One of the most interesting questions at last week’s debate was from a woman asking what sacrifices John McCain and Barack Obama would ask of Americans “to get out of the economic morass.”
The questioner alluded to World War II, the hallmark usually cited by people miffed that the war on terror doesn’t involve meatless days. Of course, our troops do not lack for meat and, what with blue bins, every day’s a mandatory scrap-metal drive, so WW II’s hardly a relevant template.
McCain’s answer, then, was encouragingly blunt: “There are some programs we may have to eliminate.”
The federal budget has become a $2.9 trillion buffet with delicacies for everyone — the nonpartisan Tax Foundation last year estimated that 67% of American households are treated to more in government spending than they ever pay in taxes. If you’re talking shared sacrifice, the only realistic starting point is government spending.
Obama, meanwhile, said that maybe you should get a higher-mileage car. Any ex-Hummer dealer could tell you that most people did that without Obama’s help.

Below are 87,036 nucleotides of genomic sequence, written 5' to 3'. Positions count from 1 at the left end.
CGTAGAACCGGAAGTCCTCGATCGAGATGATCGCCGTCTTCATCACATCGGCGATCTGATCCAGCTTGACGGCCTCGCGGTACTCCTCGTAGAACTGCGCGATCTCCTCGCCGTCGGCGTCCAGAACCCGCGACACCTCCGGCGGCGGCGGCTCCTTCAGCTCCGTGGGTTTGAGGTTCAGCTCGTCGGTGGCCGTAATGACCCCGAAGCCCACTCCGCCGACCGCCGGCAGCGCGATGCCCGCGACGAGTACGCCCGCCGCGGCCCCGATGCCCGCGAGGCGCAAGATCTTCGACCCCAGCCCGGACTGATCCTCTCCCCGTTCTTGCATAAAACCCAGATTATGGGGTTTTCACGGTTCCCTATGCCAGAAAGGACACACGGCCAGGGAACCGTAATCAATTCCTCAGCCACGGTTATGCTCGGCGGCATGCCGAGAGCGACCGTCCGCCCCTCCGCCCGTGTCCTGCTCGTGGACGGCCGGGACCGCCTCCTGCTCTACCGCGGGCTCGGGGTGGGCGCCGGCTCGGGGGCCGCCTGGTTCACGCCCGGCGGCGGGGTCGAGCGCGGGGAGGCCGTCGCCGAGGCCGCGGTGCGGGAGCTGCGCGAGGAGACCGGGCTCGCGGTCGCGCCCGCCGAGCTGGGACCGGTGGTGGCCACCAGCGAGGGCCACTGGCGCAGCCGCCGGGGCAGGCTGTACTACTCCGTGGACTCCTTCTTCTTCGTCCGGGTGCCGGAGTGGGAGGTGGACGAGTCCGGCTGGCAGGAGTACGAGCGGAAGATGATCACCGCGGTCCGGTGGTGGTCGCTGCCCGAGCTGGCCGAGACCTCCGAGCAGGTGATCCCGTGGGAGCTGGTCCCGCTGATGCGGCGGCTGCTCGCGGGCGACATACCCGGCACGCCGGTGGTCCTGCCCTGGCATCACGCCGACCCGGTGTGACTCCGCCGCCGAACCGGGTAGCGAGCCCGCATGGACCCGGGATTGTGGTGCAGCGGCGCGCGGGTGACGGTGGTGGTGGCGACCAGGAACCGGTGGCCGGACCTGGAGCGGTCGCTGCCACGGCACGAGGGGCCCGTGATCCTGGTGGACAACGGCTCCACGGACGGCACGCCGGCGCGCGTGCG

Then Obama went on to say this shared sacrifice would entail a tax cut for 95% of us.
Bluntly: No. First, it’s not a tax cut if you’re already paying nothing, net, to the feds, as 40% of households do. It’s a refundable credit, which means Uncle Sam takes money from someone else and gives it to you. The old-fashioned word for this is “welfare.”
More practically, you’re not going to get even that. The nonpartisan U.S. Budget Watch calculates that Obama has proposed $990 billion in new spending for his first term. The equally nonpartisan National Taxpayers Union pegs Obama’s promises at $293 billion a year, three times its estimate for McCain. None of this accounts for the cost of rescuing our economy. So, no, 95% of us won’t get a nicer cut of federal pelf. …
Continue reading on JSOnline, Sacrifice and big promises.